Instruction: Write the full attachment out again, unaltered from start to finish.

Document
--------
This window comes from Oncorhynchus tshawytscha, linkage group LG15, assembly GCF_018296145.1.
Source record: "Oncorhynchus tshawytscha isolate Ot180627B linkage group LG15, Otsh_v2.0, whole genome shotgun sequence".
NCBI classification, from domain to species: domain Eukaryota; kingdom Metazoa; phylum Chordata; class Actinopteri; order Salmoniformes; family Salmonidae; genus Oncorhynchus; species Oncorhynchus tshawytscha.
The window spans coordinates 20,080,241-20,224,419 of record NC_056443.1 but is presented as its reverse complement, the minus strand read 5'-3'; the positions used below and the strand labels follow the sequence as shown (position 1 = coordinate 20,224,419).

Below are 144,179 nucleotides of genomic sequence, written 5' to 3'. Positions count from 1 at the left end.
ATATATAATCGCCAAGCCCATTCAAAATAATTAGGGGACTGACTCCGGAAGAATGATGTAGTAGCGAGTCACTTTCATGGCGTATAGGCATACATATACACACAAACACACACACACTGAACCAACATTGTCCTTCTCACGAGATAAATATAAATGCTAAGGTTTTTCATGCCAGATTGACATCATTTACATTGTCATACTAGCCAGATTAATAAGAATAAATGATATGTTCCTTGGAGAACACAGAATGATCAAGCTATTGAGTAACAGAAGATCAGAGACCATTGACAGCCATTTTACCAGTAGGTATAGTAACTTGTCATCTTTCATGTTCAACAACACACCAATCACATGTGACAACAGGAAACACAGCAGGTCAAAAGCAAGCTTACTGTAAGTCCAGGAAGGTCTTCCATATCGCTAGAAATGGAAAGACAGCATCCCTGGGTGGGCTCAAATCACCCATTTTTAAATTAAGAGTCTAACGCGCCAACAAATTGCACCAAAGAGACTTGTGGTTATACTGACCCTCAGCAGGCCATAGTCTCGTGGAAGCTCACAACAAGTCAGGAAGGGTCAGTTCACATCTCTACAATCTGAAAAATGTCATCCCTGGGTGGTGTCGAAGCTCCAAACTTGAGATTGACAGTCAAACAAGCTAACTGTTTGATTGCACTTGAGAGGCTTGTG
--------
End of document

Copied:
This window comes from Oncorhynchus tshawytscha, linkage group LG15, assembly GCF_018296145.1.
Source record: "Oncorhynchus tshawytscha isolate Ot180627B linkage group LG15, Otsh_v2.0, whole genome shotgun sequence".
NCBI classification, from domain to species: domain Eukaryota; kingdom Metazoa; phylum Chordata; class Actinopteri; order Salmoniformes; family Salmonidae; genus Oncorhynchus; species Oncorhynchus tshawytscha.
The window spans coordinates 20,080,241-20,224,419 of record NC_056443.1 but is presented as its reverse complement, the minus strand read 5'-3'; the positions used below and the strand labels follow the sequence as shown (position 1 = coordinate 20,224,419).

Below are 144,179 nucleotides of genomic sequence, written 5' to 3'. Positions count from 1 at the left end.
ATATATAATCGCCAAGCCCATTCAAAATAATTAGGGGACTGACTCCGGAAGAATGATGTAGTAGCGAGTCACTTTCATGGCGTATAGGCATACATATACACACAAACACACACACACTGAACCAACATTGTCCTTCTCACGAGATAAATATAAATGCTAAGGTTTTTCATGCCAGATTGACATCATTTACATTGTCATACTAGCCAGATTAATAAGAATAAATGATATGTTCCTTGGAGAACACAGAATGATCAAGCTATTGAGTAACAGAAGATCAGAGACCATTGACAGCCATTTTACCAGTAGGTATAGTAACTTGTCATCTTTCATGTTCAACAACACACCAATCACATGTGACAACAGGAAACACAGCAGGTCAAAAGCAAGCTTACTGTAAGTCCAGGAAGGTCTTCCATATCGCTAGAAATGGAAAGACAGCATCCCTGGGTGGGCTCAAATCACCCATTTTTAAATTAAGAGTCTAACGCGCCAACAAATTGCACCAAAGAGACTTGTGGTTATACTGACCCTCAGCAGGCCATAGTCTCGTGGAAGCTCACAACAAGTCAGGAAGGGTCAGTTCACATCTCTACAATCTGAAAAATGTCATCCCTGGGTGGTGTCGAAGCTCCAAACTTGAGATTGACAGTCAAACAAGCTAACTGTTTGATTGCACTTGAGAGGCTTGTG